Trusted Computing Infrastructure
There is a widespread understanding among systems architects that commonly-deployed approaches to security are failing to deliver adequate levels of protection against today's threats. Some even fear that a failure to address security in a sufficiently strong way will lead to the internet becoming overwhelmed with unwanted software and malicious behaviour. The technologies of trusted infrastructures are designed to address these problems by introducing new security primitives, based upon the inherent security of hardware solutions. The headline element of these is the Trusted Computing Module, which is now deployed in 0.5bn computing devices worldwide, but seldom used. New operating systems are starting to rely on it, however. This course provides a thorough understanding of the relevant technologies, the security issues that they address, and their planned future development.
|4th September 2017||Oxford University Department of Computer Science||0 places remaining.|
The successful participant will
- be able to explain critically the notion of trust as embodied in trusted computing devices, and the requirements upon those devices;
- know the role and purpose of each element of the trusted platform module;
- be able to use the Trusted Software Stack API to interact with the TPM;
- understand how technologies of virtualization can combine with trusted platform modules to yield trusted infrastructure;
- describe some systems architectures which use these capabilities to provide innovative and strong security solutions.
- Operating System Security
- Longstanding approaches to system security; isolation based upon user accounts; isolation based upon CPU design; shortcomings and vulnerabilities.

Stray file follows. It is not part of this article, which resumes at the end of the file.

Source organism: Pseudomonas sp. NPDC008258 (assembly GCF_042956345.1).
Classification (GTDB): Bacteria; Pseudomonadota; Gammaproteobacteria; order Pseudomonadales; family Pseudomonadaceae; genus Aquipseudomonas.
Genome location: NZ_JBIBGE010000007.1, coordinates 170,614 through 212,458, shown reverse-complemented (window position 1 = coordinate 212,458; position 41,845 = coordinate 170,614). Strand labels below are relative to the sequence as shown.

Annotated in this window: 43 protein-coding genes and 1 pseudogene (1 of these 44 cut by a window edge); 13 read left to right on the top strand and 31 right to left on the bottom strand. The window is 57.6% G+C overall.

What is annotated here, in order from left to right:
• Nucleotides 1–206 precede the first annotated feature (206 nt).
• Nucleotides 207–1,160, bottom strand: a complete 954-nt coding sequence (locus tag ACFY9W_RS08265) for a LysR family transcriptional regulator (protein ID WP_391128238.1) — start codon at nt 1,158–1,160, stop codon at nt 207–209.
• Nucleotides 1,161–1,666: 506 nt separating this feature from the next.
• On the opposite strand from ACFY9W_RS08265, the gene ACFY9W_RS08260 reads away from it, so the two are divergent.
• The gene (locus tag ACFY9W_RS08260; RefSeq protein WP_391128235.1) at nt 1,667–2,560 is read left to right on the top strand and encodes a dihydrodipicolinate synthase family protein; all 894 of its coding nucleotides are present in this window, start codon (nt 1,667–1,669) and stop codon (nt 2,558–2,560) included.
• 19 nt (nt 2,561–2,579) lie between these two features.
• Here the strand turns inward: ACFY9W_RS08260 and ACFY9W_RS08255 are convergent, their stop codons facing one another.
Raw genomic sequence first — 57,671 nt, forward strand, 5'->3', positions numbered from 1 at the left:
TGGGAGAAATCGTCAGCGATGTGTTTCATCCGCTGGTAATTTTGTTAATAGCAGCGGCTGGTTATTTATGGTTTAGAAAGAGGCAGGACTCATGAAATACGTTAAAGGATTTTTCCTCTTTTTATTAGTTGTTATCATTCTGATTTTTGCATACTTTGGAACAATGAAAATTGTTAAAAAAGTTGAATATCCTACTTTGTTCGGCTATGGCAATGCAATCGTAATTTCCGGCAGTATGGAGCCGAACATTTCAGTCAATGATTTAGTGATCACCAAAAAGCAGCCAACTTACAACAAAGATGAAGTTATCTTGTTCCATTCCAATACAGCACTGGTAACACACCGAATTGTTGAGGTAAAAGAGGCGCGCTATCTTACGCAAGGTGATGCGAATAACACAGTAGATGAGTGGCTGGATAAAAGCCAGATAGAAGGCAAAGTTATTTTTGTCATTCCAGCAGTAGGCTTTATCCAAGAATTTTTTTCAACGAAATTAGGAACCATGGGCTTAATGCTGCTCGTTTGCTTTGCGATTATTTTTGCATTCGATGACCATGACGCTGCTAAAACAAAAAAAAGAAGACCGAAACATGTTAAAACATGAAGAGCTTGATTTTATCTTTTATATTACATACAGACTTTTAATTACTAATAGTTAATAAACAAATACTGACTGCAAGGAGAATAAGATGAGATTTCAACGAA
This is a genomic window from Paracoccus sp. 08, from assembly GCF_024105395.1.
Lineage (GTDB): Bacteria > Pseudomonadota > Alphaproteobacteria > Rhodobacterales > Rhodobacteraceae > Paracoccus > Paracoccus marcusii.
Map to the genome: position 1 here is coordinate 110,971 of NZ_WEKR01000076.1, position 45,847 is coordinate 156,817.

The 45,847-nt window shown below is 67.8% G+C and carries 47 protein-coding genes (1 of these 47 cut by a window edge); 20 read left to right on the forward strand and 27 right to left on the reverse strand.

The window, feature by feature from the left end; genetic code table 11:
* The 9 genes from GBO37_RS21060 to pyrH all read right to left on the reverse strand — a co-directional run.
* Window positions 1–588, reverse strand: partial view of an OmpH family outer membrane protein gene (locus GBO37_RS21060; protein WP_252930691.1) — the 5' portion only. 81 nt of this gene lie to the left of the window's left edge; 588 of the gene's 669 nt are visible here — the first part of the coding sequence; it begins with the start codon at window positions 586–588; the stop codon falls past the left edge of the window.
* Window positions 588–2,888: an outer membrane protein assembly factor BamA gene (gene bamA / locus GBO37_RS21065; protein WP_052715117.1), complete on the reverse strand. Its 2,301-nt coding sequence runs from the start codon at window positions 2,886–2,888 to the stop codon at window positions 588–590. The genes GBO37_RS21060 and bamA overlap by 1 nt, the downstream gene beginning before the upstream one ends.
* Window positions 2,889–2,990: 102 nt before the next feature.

- Trust and Security
- Trust as predictable behaviour; role of the elements of a trusted infrastructure; objections to this architecture; potential for good and bad outcomes; limitations of this approach.
- Roots of Trust
- The TPM and its place in establishing roots of trust for storage, measurement, and reporting (identity) on the platform.
- The design of the TPM and its behaviour; the standard APIs for addressing these capabilities; the Trusted Software Stack.
- Chain of Trust
- The place of third parties in assuring trusted platforms; trusted boot processes; trusted applications.
- Trusted Virtualisation
- Whole system virtualisation; virtual machine managers/hypervisors; use of trusted platforms to assure virtual machines; virtual trusted platforms.
- Trusted Boot; Trusted Network Connect; Trusted Grid.
- Mobile Platforms
- Trusted mobile platforms; additional roots of trust; suitable architectures for mobile applications.
Participants should understand the terminology of systems security, cryptography, and security protocols, at least to the level covered in the SPR module. A working knowledge of computer systems architecture will be assumed, and at least a user's perspective on operating system security measures. Programming exercises will assume basic experience of programming in Java (but this will form only a small part of the course).